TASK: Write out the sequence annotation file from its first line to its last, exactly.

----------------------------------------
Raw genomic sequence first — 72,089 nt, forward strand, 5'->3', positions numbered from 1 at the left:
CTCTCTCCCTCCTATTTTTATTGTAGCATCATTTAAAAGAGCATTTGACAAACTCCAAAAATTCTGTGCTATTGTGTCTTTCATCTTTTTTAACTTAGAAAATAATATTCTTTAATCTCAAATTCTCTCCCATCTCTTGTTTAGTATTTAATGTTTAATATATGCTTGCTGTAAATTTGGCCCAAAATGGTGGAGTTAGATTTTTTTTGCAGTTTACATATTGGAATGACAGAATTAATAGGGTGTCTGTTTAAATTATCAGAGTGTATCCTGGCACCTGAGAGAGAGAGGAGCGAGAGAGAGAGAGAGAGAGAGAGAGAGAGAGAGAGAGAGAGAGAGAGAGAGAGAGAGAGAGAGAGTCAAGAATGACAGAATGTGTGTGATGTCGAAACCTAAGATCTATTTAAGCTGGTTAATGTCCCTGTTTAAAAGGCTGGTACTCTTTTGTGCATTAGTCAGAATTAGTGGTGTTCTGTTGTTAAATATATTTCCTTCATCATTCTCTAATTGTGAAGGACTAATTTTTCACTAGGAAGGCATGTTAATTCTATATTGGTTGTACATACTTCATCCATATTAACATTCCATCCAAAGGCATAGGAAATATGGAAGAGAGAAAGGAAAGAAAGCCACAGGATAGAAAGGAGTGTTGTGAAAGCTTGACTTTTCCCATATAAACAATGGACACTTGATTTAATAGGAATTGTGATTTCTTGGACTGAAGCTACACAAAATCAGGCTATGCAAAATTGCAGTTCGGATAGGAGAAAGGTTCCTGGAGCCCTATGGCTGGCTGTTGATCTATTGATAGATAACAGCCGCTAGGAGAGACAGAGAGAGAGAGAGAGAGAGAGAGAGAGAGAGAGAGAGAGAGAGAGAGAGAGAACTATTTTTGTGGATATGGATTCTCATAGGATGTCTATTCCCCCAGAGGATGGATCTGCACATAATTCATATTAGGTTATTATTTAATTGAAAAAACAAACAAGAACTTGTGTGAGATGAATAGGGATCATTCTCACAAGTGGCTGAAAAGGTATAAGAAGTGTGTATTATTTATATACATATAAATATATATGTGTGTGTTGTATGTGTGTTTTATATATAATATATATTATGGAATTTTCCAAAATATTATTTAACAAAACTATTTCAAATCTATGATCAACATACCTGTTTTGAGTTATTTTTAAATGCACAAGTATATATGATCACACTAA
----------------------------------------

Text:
Raw genomic sequence first — 72,089 nt, forward strand, 5'->3', positions numbered from 1 at the left:
CTCTCTCCCTCCTATTTTTATTGTAGCATCATTTAAAAGAGCATTTGACAAACTCCAAAAATTCTGTGCTATTGTGTCTTTCATCTTTTTTAACTTAGAAAATAATATTCTTTAATCTCAAATTCTCTCCCATCTCTTGTTTAGTATTTAATGTTTAATATATGCTTGCTGTAAATTTGGCCCAAAATGGTGGAGTTAGATTTTTTTTGCAGTTTACATATTGGAATGACAGAATTAATAGGGTGTCTGTTTAAATTATCAGAGTGTATCCTGGCACCTGAGAGAGAGAGGAGCGAGAGAGAGAGAGAGAGAGAGAGAGAGAGAGAGAGAGAGAGAGAGAGAGAGAGAGAGAGAGAGAGTCAAGAATGACAGAATGTGTGTGATGTCGAAACCTAAGATCTATTTAAGCTGGTTAATGTCCCTGTTTAAAAGGCTGGTACTCTTTTGTGCATTAGTCAGAATTAGTGGTGTTCTGTTGTTAAATATATTTCCTTCATCATTCTCTAATTGTGAAGGACTAATTTTTCACTAGGAAGGCATGTTAATTCTATATTGGTTGTACATACTTCATCCATATTAACATTCCATCCAAAGGCATAGGAAATATGGAAGAGAGAAAGGAAAGAAAGCCACAGGATAGAAAGGAGTGTTGTGAAAGCTTGACTTTTCCCATATAAACAATGGACACTTGATTTAATAGGAATTGTGATTTCTTGGACTGAAGCTACACAAAATCAGGCTATGCAAAATTGCAGTTCGGATAGGAGAAAGGTTCCTGGAGCCCTATGGCTGGCTGTTGATCTATTGATAGATAACAGCCGCTAGGAGAGACAGAGAGAGAGAGAGAGAGAGAGAGAGAGAGAGAGAGAGAGAGAGAGAGAGAGAACTATTTTTGTGGATATGGATTCTCATAGGATGTCTATTCCCCCAGAGGATGGATCTGCACATAATTCATATTAGGTTATTATTTAATTGAAAAAACAAACAAGAACTTGTGTGAGATGAATAGGGATCATTCTCACAAGTGGCTGAAAAGGTATAAGAAGTGTGTATTATTTATATACATATAAATATATATGTGTGTGTTGTATGTGTGTTTTATATATAATATATATTATGGAATTTTCCAAAATATTATTTAACAAAACTATTTCAAATCTATGATCAACATACCTGTTTTGAGTTATTTTTAAATGCACAAGTATATATGATCACACTAA